Please use this identifier to cite or link to this item: http://hdl.handle.net/2440/60666
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dc.contributor.authorWakelin, S.en
dc.contributor.authorChu, G.en
dc.contributor.authorBroos, K.en
dc.contributor.authorClarke, K.en
dc.contributor.authorLiang, Y.en
dc.contributor.authorMcLaughlin, M.en
dc.date.issued2010en
dc.identifier.citationBiology and Fertility of Soils, 2010; 46(4):333-342en
dc.identifier.issn0178-2762en
dc.identifier.issn1432-0789en
dc.identifier.urihttp://hdl.handle.net/2440/60666-
dc.description.abstractIn soils, the microbially mediated decomposition of plant residue is a key process with wide ranging effects on ecosystem functioning and stability. Understanding the impact of contamination on this process is of high importance. We investigated the effects of long-term (6 years) copper exposure on the capacity of soil microbiota to decompose newly added resources; dried and ground Medicago truncatula stubble. In addition, the effects on the microbial community structure across the three domains were explored using polymerase chain reaction–denaturing gradient gel electrophoresis rRNA gene profiling. Ecological distances in community structure between treatments was calculated (Kulczynski) and effects tested using PERMANOVA. Clear dose–response relationships were present between microbial respiration (CO2 evolution) and soil Cu level in soils receiving medic, but not under basal conditions (i.e., no medic added). These show that relatively labile forms of C are needed to drive microbial ecotoxicological responses and that microbial adaptation to the presence of Cu in the soils—after >6 years exposure—was functionally limited. Bacterial, archaeal and fungal communities showed significant (P < 0.05) levels of structural change in soils across the Cu gradient, demonstrating that species replacement had occurred following strong selective pressure. Addition of medic resources to the soils caused significant shifts in the bacterial and archaeal community structure (P < 0.001), which occurred across the entire range of soil Cu levels. For the fungal community, a significant interaction effect was present between Cu and medic addition (P =  0.002). At low Cu levels, medic addition caused large shifts in community structure, but this was negligible under high Cu levels. This was reflected in significant changes in the level of community structural dispersion at low compared with high Cu levels. As such, we show that Cu limits the capacity of soil fungal communities to rapidly respond to new resource capture. Given the primary role of soil fungi in plant material decomposition, this may have wide ranging impacts on wider ecosystem processes including nutrient cycling, trophic interactions, food web stability and energy transfer.en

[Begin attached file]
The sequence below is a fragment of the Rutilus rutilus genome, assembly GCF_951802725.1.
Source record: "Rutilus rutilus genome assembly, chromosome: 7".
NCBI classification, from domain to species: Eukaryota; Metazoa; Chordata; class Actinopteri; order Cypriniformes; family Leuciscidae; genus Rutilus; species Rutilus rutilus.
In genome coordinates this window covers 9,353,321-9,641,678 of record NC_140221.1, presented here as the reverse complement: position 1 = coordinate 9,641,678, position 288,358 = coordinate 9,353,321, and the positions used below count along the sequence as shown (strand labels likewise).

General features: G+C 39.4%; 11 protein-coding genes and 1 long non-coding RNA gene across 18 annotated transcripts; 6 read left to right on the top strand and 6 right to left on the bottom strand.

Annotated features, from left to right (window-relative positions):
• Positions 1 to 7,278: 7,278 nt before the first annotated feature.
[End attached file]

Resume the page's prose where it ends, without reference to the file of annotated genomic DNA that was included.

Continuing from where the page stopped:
dc.description.statementofresponsibilitySteven Alan Wakelin, Guixin Chu, Kris Broos, K. R. Clarke, Yongchao Liang and Mike J. McLaughlinen
dc.language.isoenen
dc.publisherSpringer-Verlagen
dc.rights© Springer-Verlag 2009en
dc.subjectDecomposition; Microbial community structure; Copperen
dc.titleStructural and functional response of soil microbiota to addition of plant substrate are moderated by soil Cu levelsen
dc.typeJournal articleen
dc.identifier.rmid0020094718en
dc.identifier.doi10.1007/s00374-009-0436-1en
dc.identifier.pubid36185-
pubs.library.collectionEarth and Environmental Sciences publicationsen
pubs.verification-statusVerifieden
pubs.publication-statusPublisheden
Appears in Collections:Earth and Environmental Sciences publications
Environment Institute publications

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